Coibamide A, a natural lariat depsipeptide, inhibits VEGFA/VEGFR2 expression and suppresses tumor growth in glioblastoma xenografts

Jeffrey D. Serrill, Xuemei Wan, Andrew M. Hau, Hyo Sang Jang, Daniel J. Coleman, Arup K. Indra, Adam W.G. Alani, Kerry L. McPhail, Jane E. Ishmael

Research output: Contribution to journalArticlepeer-review

45 Scopus citations


Coibamide A is a cytotoxic lariat depsipeptide isolated from a rare cyanobacterium found within the marine reserve of Coiba National Park, Panama. Earlier testing of coibamide A in the National Cancer Institute in vitro 60 human tumor cell line panel (NCI-60) revealed potent anti-proliferative activity and a unique selectivity profile, potentially reflecting a new target or mechanism of action. In the present study we evaluated the antitumor activity of coibamide A in several functional cell-based assays and in vivo. U87-MG and SF-295 glioblastoma cells showed reduced migratory and invasive capacity and underwent G1 cell cycle arrest as, likely indirect, consequences of treatment. Coibamide A inhibited extracellular VEGFA secreted from U87-MG glioblastoma and MDA-MB-231 breast cancer cells with low nM potency, attenuated proliferation and migration of normal human umbilical vein endothelial cells (HUVECs) and selectively decreased expression of vascular endothelial growth factor receptor 2 (VEGFR2). We report that coibamide A retains potent antitumor properties in a nude mouse xenograft model of glioblastoma; established subcutaneous U87-MG tumors failed to grow for up to 28 days in response to 0.3 mg/Kg doses of coibamide A. However, the natural product was also associated with varied patterns of weight loss and thus targeted delivery and/or medicinal chemistry approaches will almost certainly be required to improve the toxicity profile of this unusual macrocycle. Finally, similarities between coibamide A- and apratoxin A-induced changes in cell morphology, decreases in VEGFR2 expression and macroautophagy signaling in HUVECs raise the possibility that both cyanobacterial natural products share a common mechanism of action.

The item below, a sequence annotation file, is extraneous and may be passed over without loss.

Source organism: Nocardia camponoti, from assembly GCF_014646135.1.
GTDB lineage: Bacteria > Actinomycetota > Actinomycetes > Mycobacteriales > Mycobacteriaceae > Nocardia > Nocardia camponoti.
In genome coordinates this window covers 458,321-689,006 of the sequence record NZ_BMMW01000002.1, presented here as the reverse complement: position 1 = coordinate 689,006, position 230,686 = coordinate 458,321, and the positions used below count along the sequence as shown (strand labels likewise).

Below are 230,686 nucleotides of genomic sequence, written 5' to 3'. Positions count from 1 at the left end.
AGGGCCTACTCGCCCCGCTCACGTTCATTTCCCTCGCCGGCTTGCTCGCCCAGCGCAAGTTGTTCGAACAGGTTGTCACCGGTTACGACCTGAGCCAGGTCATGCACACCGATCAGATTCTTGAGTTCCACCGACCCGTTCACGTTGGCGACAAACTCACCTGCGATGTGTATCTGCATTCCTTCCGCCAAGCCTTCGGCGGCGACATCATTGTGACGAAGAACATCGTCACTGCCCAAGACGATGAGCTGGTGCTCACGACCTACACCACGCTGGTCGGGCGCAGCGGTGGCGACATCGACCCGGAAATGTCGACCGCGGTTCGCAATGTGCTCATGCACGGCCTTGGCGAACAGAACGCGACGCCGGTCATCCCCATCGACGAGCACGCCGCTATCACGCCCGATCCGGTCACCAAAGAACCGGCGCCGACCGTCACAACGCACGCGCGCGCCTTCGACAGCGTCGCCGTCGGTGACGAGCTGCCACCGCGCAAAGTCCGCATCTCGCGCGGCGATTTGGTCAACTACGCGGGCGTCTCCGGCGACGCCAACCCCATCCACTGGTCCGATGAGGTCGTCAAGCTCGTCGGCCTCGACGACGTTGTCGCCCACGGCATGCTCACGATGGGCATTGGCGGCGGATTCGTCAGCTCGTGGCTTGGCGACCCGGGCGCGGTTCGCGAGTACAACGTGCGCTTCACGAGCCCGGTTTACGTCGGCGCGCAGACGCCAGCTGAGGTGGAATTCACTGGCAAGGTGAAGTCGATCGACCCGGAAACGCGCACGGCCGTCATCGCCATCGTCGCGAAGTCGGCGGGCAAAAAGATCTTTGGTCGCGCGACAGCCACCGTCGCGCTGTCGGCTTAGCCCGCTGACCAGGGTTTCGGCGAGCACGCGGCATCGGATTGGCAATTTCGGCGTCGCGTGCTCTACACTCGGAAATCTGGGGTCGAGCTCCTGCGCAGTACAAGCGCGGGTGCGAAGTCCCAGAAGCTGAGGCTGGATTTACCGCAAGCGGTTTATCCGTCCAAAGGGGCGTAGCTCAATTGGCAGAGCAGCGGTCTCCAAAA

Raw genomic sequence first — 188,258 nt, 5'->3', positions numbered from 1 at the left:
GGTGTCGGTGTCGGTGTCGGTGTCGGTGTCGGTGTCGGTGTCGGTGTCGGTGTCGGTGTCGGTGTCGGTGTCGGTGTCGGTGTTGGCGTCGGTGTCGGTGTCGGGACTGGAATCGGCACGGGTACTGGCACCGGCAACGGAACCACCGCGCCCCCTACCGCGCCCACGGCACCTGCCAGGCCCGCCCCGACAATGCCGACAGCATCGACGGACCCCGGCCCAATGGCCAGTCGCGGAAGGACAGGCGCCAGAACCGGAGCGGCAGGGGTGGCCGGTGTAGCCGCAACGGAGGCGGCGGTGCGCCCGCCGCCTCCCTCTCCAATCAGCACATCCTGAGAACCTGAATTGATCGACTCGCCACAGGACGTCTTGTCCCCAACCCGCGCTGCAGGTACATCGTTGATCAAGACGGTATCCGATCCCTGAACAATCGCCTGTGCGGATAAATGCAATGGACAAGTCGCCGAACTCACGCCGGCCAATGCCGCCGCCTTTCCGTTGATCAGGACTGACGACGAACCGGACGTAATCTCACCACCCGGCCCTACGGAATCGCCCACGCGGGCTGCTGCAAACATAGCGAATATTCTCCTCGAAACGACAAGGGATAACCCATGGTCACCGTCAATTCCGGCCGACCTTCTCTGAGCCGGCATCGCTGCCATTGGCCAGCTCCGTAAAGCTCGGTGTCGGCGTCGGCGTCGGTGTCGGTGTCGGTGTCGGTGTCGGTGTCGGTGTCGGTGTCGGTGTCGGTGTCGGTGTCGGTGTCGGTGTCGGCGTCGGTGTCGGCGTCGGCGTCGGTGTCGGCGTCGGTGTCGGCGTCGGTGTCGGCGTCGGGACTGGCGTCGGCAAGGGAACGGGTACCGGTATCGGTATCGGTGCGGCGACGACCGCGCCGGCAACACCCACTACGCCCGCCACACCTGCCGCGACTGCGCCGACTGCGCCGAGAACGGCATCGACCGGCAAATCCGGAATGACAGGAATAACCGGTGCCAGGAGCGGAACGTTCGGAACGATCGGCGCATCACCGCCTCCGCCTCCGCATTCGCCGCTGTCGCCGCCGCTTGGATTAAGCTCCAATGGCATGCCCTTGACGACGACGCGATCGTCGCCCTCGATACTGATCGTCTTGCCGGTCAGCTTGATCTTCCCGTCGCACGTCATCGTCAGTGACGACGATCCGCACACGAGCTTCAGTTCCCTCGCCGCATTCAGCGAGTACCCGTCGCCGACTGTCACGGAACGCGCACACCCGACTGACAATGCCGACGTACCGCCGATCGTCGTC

Original languageEnglish (US)
Pages (from-to)24-40
Number of pages17
JournalInvestigational New Drugs
Issue number1
StatePublished - Feb 1 2016


  • Antiangiogenic
  • Apratoxin A
  • Autophagy
  • Coibamide A
  • Cyclic depsipeptide
  • Glioblastoma

ASJC Scopus subject areas

  • Oncology
  • Pharmacology
  • Pharmacology (medical)


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